Because cats are excellent at cleaning themselves, our kitties won't need to be bathed very often.
A cat's rough tongue is covered with tiny, curved barbs that allow it to spread saliva across your four-legged friend's fur. This ends up being a kind of self-administered mini-spa treatment - each lap spreads healthy natural oils across his coat and skin. These little spines also help detangle your cat's fur, which is why you'll often spot your feline companion licking and biting at clumps of fur - it's his way of ensuring everything is smoothed out.
However, routine bathing either at home or with our professional pet groomers can help reduce the amount of hair loss and prevent hairballs.
How Often Cats Should be Bathed
Kittens and cats are curious creatures who tend to get themselves into mischief every so often. They'll need a bath under certain circumstances, such as if they've ingested something they shouldn't have, whether it's gasoline, antifreeze, paint, motor oil, or anything that can get into the fur and prove harmful. These substances will need to be washed off immediately.
Other cats develop skin conditions that you may be able to soothe with a bath. These conditions include seborrhea, a disorder that causes flaky, itchy, red skin. Your veterinarian might also recommend medicated baths for treating other health issues such as severe flea allergies or ringworm.
Obese or senior cats will often lose the ability to effectively groom themselves and may benefit from regular baths. We recommend bathing long-haired cats about every couple of months to reduce the chance of fur becoming matted. The Sphynx and other hairless breeds will probably need weekly bathing since their oily residue can rub off onto fabrics.
How to Bathe Your Cat
Similar to bathing a baby, you'll want everything you need to be in arm's reach when you're bathing a cat. Have these items at your side:
- Several towels to help clean and dry him
- A shower or bath with a handheld showerhead
- Special cat shampoo and conditioner
Never use human shampoo or conditioner since it has a different pH level than the kind suitable for cats and may damage your pet's skin or fur.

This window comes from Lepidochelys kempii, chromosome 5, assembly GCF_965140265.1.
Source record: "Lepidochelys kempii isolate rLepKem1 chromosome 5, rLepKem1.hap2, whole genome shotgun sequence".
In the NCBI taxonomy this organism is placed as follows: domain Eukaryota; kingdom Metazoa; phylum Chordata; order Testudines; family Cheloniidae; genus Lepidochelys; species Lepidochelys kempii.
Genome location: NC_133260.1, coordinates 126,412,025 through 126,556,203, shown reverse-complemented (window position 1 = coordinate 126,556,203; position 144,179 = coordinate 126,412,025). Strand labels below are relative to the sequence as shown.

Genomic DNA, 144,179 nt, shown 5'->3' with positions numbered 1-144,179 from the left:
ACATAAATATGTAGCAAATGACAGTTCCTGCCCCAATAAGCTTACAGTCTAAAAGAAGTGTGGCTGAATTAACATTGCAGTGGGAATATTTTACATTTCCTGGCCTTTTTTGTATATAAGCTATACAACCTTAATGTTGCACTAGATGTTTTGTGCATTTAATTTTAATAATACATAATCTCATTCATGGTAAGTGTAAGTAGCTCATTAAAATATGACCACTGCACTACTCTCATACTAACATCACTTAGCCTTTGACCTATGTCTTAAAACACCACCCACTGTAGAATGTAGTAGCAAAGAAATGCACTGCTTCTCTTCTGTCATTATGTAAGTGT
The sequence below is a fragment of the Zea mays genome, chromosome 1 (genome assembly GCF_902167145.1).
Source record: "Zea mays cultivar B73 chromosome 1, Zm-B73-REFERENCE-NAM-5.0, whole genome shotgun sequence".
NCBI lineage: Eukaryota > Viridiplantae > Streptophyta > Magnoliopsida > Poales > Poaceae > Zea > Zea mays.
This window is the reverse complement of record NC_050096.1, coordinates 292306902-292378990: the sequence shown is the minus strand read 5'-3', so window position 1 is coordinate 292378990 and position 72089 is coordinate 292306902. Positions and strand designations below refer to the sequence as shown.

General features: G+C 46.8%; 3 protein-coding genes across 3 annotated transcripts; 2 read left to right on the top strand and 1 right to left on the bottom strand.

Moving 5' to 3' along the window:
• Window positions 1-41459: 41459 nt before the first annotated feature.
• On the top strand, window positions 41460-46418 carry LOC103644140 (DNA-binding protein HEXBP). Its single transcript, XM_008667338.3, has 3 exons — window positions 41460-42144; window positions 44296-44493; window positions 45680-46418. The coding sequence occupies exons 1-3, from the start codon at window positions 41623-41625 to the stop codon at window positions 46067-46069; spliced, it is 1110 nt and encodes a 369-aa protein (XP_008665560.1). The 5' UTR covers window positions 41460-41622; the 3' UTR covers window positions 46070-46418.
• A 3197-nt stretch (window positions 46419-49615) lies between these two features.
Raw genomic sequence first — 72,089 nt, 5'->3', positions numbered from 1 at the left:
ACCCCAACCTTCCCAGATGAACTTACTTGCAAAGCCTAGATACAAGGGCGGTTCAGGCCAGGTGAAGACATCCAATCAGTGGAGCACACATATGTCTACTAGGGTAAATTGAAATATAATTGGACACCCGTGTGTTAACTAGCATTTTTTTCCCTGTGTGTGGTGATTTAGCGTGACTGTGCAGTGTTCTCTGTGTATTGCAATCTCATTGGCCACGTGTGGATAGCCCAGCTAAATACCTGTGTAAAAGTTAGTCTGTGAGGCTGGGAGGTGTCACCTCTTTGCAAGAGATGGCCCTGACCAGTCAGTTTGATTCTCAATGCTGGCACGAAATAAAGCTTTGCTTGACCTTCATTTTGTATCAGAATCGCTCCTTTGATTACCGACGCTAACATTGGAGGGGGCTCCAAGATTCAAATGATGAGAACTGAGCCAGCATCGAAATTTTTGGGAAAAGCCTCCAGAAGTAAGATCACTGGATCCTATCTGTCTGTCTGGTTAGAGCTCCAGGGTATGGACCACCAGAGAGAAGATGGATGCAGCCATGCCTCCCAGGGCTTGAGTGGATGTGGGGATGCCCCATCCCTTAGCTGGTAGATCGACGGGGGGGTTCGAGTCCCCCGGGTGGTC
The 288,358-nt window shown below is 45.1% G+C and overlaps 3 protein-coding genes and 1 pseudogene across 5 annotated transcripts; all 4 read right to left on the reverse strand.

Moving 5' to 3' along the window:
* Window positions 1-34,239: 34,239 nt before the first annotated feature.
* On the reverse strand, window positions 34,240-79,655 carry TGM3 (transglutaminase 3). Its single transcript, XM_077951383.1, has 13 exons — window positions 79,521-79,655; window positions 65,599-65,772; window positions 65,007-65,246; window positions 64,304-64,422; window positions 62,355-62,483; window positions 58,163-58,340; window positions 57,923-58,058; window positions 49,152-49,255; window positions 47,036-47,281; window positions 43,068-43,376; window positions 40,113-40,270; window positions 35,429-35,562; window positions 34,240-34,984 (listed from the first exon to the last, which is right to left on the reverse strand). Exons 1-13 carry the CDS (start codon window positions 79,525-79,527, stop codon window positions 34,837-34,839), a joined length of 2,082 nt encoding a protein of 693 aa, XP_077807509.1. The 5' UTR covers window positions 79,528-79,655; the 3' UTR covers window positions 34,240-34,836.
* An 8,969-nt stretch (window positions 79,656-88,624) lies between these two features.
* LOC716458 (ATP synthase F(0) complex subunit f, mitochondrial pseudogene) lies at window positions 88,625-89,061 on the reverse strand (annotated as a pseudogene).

Before you start you should brush your cat to remove any knots or tangles, particularly if he is a long-furred breed.
Set the water temperature to warm and have it run through the showerhead at a medium-level spray.
While talking to your cat and offering lots of reassurance and praise, gently place them into the shower tray or bath. Using a showerhead from above is significantly less stressful for your pet as she is far more likely to be used to being rained on than she is being lowered into 4 inches of tepid water!
Hold your cat in place by their scruff, or use a harness if you think she is going to be tricky to control. Begin washing them gently by using soft confident strokes. Cats are very intuitive at picking up stress, so if you seem stressed she will be on edge too, and far more likely to lash out or try to make a run for it!
Apply small amounts of shampoo – she’s probably not as dirty as you think she is! Make sure you rinse clean and then repeat with the conditioner. Take care to avoid their eyes and nose.
Once she is clean you should towel-dry your cat as much as possible. Some cats are petrified of hair dryers. If your feline friend isn’t, then you could consider trying to dry them using low heat and speed. You may need to confine them to a carrier to do this. Alternatively, you could leave your cat in the warm bathroom until their coat is totally dry. The important thing is to ensure that she is thoroughly dried before going into other parts of the house. Damp cats can easily become chilled which can make them unwell, or in the case of kittens, particularly low body temperatures can be life-threatening.
Bathing a Cat That Hates Water
Many an owner has puzzled over the question of how to bathe a cat that hates water, as most cats do. Some cats will tolerate baths, but others simply won't. When a bath is inevitable, staying calm will help you both. Here are a few tips to help ease some stress so your cat is less likely to try to scratch and claw their way to freedom:
- Stay calm. Since cats tend to pick up on their owner's energy, staying calm may help to keep your cat calm. You may want to use a calming diffuser in the bathroom to mimic pheromones that help a cat know the environment is safe and secure.
- Choose a time after she’s eaten or played, as she’ll be more mellow.
- If possible, trim their nails before the bath, filing the ends as well after they're clipped to dull them.
- Allow your cat time to get used to the idea of a bath by getting the paws wet, and giving him treats. You may try floating a kitty toy in the water. As your cat gradually gets more comfortable with water, get him wetter. He may also need comfort during his bath.
- Plan for a short grooming session to make handling their fur much easier.
- Recruit a friend to help so one of you can hold the cat while the other bathes them.
- Minimize running water, the sound causes many cats to panic, and the last thing you want is to grab a slippery, sharp cat.
- Fill a sink or tub with a few inches of warm water and wash only the parts you need to, then rinse thoroughly. Have another side of the sink or tub to wash out all the flea products, shampoo, or conditioner.
- Use a washcloth around the face and ears.
Note: The advice provided in this post is intended for informational purposes and does not constitute medical advice regarding pets. For an accurate diagnosis of your pet's condition, please make an appointment with your vet.